Sea lampreys

Sea lampreys attach to fish and suck their blood and body fluids.

Special to the Record-Eagle / T. Lawrence, Great Lakes Fishery Commission

TRAVERSE CITY, Mich. — When Queen Elizabeth II became the longest-reigning British monarch earlier this month, cooks in Gloucester presented her with an unusual gift: a lamprey pie. They had to import lampreys from the Great Lakes, where they are considered an invasive species.

It was a necessity that made many employees at the Great Lakes Fishery Commission in Michigan chuckle.

"I was amused by the whole thing because it's such a great old tradition," said spokesman Marc Gaden, who sent three frozen Great Lakes lampreys for the pie. "The irony, of course, is hilarious because we're trying to get rid of them and they're scraping trying to find lamprey."

Great Lakes sea lampreys were slightly more elusive this year. The species' population dropped in 2015, according to the Great Lakes Fishery Commission's annual lamprey report released Wednesday morning.

Lake Michigan's lamprey population hit a 20-year low — an estimated 27,000 adults. The Lake Huron lamprey population dropped to a 30-year low — an estimated 69,000.

Sea lampreys devastated Great Lakes fisheries when they spread throughout the five freshwater basins in the early 1900s. Adult lampreys latch on to fish with rows of razor-sharp teeth and hurt or kill fish by sucking out their blood and body fluids. Each adult lamprey can kill up to 40 pounds of fish during its 12- to 18-month feeding period.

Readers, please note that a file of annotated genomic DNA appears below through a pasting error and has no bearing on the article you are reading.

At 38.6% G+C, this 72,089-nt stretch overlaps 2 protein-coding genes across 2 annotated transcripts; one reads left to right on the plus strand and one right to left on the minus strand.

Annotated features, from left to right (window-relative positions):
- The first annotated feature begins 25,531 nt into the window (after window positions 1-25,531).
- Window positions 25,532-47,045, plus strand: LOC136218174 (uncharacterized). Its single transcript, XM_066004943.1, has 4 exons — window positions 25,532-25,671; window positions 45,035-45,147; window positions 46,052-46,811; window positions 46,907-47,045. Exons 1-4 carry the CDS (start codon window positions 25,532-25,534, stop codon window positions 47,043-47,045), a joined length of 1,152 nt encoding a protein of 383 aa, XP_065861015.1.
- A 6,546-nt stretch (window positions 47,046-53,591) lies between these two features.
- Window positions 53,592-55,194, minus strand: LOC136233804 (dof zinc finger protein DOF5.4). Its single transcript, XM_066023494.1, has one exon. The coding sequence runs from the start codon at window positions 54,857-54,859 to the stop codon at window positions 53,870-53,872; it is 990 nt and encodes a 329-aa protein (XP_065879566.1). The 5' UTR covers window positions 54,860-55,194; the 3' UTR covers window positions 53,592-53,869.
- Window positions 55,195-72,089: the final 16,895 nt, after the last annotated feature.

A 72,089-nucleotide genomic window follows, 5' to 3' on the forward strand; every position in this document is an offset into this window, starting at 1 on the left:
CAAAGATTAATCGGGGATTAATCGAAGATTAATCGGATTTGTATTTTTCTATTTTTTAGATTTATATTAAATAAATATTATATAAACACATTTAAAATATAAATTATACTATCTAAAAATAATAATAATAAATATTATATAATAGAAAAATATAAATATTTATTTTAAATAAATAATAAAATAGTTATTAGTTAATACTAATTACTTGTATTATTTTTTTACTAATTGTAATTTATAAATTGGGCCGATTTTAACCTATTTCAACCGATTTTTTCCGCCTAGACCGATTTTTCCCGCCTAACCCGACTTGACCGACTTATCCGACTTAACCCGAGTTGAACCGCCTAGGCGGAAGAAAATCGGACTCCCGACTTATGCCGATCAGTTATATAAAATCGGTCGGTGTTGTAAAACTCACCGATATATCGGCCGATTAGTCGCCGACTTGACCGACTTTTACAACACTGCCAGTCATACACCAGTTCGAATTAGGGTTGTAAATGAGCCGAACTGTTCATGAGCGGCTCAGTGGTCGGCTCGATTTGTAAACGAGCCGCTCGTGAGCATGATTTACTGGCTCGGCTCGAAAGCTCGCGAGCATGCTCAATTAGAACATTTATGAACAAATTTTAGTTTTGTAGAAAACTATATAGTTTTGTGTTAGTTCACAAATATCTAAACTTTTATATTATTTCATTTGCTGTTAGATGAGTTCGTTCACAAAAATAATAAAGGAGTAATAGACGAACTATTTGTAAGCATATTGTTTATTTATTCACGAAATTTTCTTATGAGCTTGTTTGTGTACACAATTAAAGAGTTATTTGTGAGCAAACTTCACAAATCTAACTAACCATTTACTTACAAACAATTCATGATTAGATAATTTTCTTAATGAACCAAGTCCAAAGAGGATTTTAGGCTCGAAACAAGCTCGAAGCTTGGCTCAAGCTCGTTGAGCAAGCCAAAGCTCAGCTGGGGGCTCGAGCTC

Brian Springstead, captain of True Blue Charters in Acme, Michigan, said an older generation of anglers remembers the lamprey's effect in the 1950s and 1960s.

"There was literally nothing left in the Great Lakes but ciscoes,” Springstead told the Traverse City (Michigan) Record-Eagle. “There was not lake trout, there was no whitefish. It was just a desert."

Springstead said he didn't see any fresh scars or lampreys attached to lake trout this year, but the salmon he caught in August were loaded with them. He caught three salmon with lampreys attached, and estimated 20 to 25 percent of the salmon he caught had fresh wounds they likely picked up in southern Lake Michigan.

David McCool, a fly fishing guide based in Lake Ann, Michigan, said zebra mussels, another invasive species, gobble so much algae that fish low on the food chain have little left to eat. That means less prey for big sport fish. Fewer sport fish means less ideal prey for lampreys.

"In general in the environment and in life everything's kind of connected," he said. "I think all of it's played a role in the reduction of lamprey."

Great Lakes sea lamprey control isn't left to the environment. The fishery commission spends about $20 million of its funding from the U.S. and Canadian governments on sea lamprey research and control.

The commission treats streams with chemicals to kill burrowing lamprey larvae and builds barriers, or dams, that prevent lampreys from migrating upstream to spawn.

could divert them from lakes and streams.

Springstead said he wouldn't have a business without the commission's lamprey work. The Great Lakes fisheries could return to that desert state without it.

"I don't care how much money they spend, it's worth every penny," he said.

Thompson writes for The Traverse City (Michigan) Record-Eagle.

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